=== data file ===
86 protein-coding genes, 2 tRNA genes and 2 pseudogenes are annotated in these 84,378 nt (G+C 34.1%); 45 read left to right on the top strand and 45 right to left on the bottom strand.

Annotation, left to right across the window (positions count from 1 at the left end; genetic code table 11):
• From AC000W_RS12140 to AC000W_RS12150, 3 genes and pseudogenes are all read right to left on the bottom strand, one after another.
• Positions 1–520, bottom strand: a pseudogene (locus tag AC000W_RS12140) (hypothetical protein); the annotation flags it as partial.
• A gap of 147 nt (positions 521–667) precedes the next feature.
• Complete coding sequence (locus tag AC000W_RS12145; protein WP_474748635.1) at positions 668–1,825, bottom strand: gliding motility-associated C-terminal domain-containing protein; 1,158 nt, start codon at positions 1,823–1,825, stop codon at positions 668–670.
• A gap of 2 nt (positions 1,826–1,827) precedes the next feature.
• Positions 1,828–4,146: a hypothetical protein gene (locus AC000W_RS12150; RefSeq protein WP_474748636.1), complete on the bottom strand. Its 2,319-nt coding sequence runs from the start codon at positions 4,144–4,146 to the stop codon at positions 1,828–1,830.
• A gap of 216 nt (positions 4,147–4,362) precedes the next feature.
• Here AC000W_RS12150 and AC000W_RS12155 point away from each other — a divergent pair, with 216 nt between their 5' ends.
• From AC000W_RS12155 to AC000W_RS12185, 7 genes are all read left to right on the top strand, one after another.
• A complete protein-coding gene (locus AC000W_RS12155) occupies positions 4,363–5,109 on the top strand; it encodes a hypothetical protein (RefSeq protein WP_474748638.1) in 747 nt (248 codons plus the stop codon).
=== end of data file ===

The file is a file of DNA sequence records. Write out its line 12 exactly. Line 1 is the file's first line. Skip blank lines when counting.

• A complete protein-coding gene (locus AC000W_RS12155) occupies positions 4,363–5,109 on the top strand; it encodes a hypothetical protein (RefSeq protein WP_474748638.1) in 747 nt (248 codons plus the stop codon).